Results 1-9of 9 Reviews
Perth, Scotland, United Kingdom
November 12, 2010
From journal Mellow Melbourne
New York, New York
March 18, 2010
Cary, North Carolina
January 19, 2006
From journal Melbourne - Four Seasons in One Day
March 19, 2004
From journal Australia 2004 - Melbourne
by Tim G
October 10, 2002
Melbourne's climate has got to be good for something, and indeed it's great for horticulture. Cool enough for temperates, warm enough for tropicals, and wet enough for anything else. Indeed the wide aray of plantlife and the plentiful birdlife is incredible.
What made these gardens most pleasent was the landscaping. Open enough to enjoy but at the same time being very full, as if divided into nice quiet and intricate sections to maximize enjoyment. Every corner of the gardens emaculate in design and landscape, and it's full of quiet corners ideal for small picnics or getting some quiet time alone to yourself. We were there on a winter afternoon and still found the gardens well used with several people enjoying the afternoon. But still not at all crowded.
Look out for the fern gully, particularly the flying foxes in the tree tops there. Over time they will destroy much of the wonderful tree canopy in this part of the gardens. Local authorites have instituted a removal program that if it works will be quite extraordinary. It involves no trapping or anything like that. What they've done is create a more ideal environment for the flying foxes nearby and are trying to get these bats to naturally migrate away from the gardens. Anyway it's quite interesting.
The herb and medicinal gardens are wonderful and worth a look. And if you want to, find your way to the large ornamental lake filled with ducks, black swans, and black eels if you get your eye in. The teahouse is also a special treat. To sit by the lake and enjoy a hot cup of tea, well few things are as pleasant.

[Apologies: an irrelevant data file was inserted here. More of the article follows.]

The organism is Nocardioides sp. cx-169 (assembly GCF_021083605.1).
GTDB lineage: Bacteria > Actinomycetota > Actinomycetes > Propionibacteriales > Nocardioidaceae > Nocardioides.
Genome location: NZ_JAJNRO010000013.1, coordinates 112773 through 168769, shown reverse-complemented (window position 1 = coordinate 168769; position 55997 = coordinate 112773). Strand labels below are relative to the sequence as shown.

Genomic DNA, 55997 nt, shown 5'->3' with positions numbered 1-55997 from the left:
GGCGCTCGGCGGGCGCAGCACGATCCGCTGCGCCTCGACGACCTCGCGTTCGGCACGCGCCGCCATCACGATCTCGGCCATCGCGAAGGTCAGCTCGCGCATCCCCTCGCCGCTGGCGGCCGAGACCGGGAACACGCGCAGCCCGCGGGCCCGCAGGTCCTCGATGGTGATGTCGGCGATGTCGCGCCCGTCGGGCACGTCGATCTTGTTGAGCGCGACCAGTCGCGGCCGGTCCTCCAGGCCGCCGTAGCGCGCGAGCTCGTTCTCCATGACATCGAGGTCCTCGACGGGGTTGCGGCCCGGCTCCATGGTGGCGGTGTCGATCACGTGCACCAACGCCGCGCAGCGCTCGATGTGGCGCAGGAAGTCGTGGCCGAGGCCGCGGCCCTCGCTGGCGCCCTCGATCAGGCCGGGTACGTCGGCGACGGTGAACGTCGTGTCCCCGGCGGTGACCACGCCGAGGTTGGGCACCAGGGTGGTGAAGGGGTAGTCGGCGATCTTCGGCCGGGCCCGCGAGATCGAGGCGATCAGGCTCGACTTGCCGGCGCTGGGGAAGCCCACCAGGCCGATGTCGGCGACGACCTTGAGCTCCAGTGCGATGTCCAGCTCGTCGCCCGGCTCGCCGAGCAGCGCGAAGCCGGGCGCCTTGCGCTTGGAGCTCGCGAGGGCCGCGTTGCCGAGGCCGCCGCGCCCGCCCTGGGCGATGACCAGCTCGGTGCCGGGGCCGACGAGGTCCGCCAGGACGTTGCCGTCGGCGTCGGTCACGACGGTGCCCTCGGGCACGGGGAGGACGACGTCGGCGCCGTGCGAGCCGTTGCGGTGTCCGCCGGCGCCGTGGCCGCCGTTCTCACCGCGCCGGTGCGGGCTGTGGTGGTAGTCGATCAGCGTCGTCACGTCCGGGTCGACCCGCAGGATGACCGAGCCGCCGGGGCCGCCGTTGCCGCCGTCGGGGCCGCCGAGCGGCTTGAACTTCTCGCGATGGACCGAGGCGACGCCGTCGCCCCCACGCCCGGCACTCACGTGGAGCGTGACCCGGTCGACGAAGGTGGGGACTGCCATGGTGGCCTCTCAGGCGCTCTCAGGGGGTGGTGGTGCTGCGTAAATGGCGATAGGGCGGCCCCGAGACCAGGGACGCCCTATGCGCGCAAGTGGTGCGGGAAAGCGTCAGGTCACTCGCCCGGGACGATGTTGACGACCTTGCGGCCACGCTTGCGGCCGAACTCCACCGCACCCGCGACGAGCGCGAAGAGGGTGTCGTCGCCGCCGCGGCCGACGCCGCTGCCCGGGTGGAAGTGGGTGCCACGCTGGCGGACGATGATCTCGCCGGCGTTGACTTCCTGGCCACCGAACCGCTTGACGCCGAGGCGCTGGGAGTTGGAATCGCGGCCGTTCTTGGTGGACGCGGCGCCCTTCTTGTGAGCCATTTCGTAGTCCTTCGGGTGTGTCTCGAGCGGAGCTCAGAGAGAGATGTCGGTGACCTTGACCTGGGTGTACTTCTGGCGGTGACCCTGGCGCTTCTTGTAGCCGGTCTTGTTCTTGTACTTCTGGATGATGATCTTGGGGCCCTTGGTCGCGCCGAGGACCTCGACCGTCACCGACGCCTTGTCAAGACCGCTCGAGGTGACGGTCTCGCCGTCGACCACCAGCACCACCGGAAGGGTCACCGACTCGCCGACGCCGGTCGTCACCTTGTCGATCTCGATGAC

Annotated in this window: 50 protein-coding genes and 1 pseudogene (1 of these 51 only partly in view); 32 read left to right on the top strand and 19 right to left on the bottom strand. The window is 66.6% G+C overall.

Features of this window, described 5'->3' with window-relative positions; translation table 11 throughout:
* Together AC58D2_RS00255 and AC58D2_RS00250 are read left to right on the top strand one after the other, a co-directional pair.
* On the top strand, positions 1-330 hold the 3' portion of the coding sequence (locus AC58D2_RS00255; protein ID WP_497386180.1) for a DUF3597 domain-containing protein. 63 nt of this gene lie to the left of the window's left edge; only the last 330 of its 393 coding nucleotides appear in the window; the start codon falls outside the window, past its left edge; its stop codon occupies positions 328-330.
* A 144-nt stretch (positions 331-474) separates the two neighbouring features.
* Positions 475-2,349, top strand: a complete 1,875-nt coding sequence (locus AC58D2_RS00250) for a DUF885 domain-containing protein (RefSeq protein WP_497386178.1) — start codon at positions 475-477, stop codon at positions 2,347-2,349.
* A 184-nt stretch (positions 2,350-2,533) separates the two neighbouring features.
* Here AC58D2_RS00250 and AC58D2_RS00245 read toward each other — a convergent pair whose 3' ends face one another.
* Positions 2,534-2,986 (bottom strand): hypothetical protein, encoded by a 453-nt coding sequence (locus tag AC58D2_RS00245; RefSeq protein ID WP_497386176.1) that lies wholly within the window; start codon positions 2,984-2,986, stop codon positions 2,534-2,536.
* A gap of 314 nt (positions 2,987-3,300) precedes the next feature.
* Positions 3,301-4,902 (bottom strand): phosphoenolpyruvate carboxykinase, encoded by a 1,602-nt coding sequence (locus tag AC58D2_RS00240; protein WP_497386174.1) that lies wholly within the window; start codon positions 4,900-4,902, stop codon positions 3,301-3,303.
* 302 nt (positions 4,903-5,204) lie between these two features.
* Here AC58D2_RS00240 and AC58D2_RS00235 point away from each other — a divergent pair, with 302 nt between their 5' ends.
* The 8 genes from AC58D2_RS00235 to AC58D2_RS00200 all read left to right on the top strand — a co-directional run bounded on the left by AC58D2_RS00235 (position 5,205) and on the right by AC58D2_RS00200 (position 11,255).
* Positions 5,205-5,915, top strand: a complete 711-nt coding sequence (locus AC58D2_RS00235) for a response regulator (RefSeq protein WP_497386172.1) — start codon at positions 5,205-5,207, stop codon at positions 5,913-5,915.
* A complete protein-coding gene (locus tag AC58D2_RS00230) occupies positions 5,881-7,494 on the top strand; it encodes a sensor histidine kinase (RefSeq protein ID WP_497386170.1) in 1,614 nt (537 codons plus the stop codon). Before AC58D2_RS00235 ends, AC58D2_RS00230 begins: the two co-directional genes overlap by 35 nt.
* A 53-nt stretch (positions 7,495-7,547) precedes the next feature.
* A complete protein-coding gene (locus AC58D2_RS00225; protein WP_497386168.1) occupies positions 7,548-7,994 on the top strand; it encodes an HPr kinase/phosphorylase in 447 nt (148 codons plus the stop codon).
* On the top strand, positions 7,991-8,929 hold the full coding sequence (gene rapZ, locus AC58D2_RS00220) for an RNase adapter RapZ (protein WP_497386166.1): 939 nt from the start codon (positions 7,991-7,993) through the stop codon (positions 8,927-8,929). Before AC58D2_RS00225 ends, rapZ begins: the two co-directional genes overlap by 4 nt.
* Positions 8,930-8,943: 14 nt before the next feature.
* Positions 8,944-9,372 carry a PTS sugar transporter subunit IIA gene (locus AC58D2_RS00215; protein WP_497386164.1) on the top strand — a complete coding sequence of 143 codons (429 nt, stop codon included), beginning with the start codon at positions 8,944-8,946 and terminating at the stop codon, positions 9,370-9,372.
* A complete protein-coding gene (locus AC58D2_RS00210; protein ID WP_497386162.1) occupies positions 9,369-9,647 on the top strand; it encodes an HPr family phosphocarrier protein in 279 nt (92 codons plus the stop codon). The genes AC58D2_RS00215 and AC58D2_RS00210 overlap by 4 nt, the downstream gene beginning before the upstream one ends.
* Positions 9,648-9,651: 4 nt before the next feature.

There's several hothouses where you can see plant's like the venus flytrap, and cacti. And I probably missed half of the many attractions in the gardens. They are open daily; 7:30am - 5:30pm April-October, 7:30am - 8:30pm November-March. And it's free.
Guided walks are available Sun-Thurs 11am and 2pm, bookings (03)9252-2300 cost is $4.40. Rumor has it that during the summer they show classic movies in the gradens at the "moonlight cinema". Check out their website to find out all sorts of things happening in the gardens, as well as other useful information.
All in all if you're looking for a peaceful way to enjoy a few hours, you won't be disappointed if you make your way to the Royal Botanic Gardens.
From journal Week in Melbourne
New Delhi, India
September 3, 2002
The Royal Botanic Gardens spread over an expanse of 39 hectares of grassy lawns, flowerbeds, shrubs, trees and ornamental lakes. There were laid out in 1846, and are divided into a number of sections: the Flagstaff Gardens , the Treasury Gardens , the Alexandra Gardens (check out the lovely floral clock here!) and the Fitzroy Gardens among them. In all, there are about 13 hectares of lawn- cool, green and perfect for an afternoon nap or a picnic- through which bitumen-tarred paths meander, past stands of banksia, wattle, bottle-brush palms, willow, box and azalea trees- and flowers in every colour imaginable. The gardens boast of an almost unbelievable 12,000 species of plants, some of which are pretty rare. Many of them bloom in the flowerbeds along the paths, while some of the more delicate ones are in special shrubberies and in a special conservatory. The conservatory, in particular, has an excellent collection of cinerarias, cyclamens and hydrangeas.
Scattered across the gardens are some other important sights- Government House (the white tower-topped residence of the Victorian Premier) and the Shrine of Remembrance in the area known as King’s Domain; the Sidney Myer Music Bowl (a popular venue for summer concerts), and Captain Cook’s Cottage , which was actually dismantled brick-by-brick in England and brought to Melbourne. There’s plenty here to keep you occupied!